The value of IT skills is continuing its downward trend, with some of the market's highest-earning roles dropping by as much as 38 per cent since April this year - and the worse may not be over.
Project management in particular has suffered at the hands of the economic downturn. Although it continues to rank as one of the highest-paid skills in the IT market, it has also experienced some of the biggest falls in value, according to the latest figures from analyst TheSkillsMarket.
Since April, contractors have seen the value of their project management skills drop by an average 31 per cent, including a 29-per-cent slump for MS Project 2000 skills, nine per cent for Project Manager Workbench and five per cent for Case Tools.
The decrease is also reflected in permanent roles, with the value of MS Project 2000 skills falling by 38 per cent and Project Manager Workbench by 23 per cent.
Alex Charles, director at TheSkillsMarket, said the slump reflected companies' ongoing resistance to new projects.
"The flip side is that they will be the first skills to pick up in demand as the market improves," he said.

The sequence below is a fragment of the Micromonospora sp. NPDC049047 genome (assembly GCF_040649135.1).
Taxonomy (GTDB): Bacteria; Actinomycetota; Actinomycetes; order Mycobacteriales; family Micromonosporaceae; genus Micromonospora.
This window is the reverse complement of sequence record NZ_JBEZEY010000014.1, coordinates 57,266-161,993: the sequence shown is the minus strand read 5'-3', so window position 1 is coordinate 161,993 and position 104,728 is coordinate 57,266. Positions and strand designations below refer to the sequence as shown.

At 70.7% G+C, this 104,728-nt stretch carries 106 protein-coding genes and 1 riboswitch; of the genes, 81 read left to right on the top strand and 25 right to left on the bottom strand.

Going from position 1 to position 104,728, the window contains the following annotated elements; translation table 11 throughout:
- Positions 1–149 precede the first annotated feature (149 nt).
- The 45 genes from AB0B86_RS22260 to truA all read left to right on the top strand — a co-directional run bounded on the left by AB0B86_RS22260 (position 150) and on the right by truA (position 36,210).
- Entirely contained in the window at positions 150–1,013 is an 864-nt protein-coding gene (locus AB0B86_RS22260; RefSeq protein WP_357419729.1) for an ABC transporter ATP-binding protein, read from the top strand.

But Charles warned: "Even when the market does recover there will be a delayed reaction in rate increase as excess skills are soaked up. Current evidence suggests we may not have hit the bottom yet."
Michael Bennett, director of IT recruitment agency Best International, said the recruitment market had grown 25 per cent from the first three months of the year to April to June this year, but within a depressed market where activity levels were much lower than two years ago.
"Most organisations have held technology spend and not released projects. I do not anticipate significant growth for these skills until 2003 except in the public sector," Bennett said.
Meanwhile, there has been more woe for the contractor community after research revealed that ongoing uncertainty is forcing many to sacrifice holidays. One in five of the 2,000 IT contractors surveyed by accountancy firm Giant take fewer than 10 days holiday a year, with a further 46 per cent taking only between 10 and 20 days off.
But despite the combination of short holidays and long hours - a third work between 40 and 50 hours a week - over half of contractors say they are satisfied with their work-life balance.
Giant's managing director Matthew Brown said: "A third of contractors want to retire before they are 50, which might explain the motivation behind such a strong work ethic."
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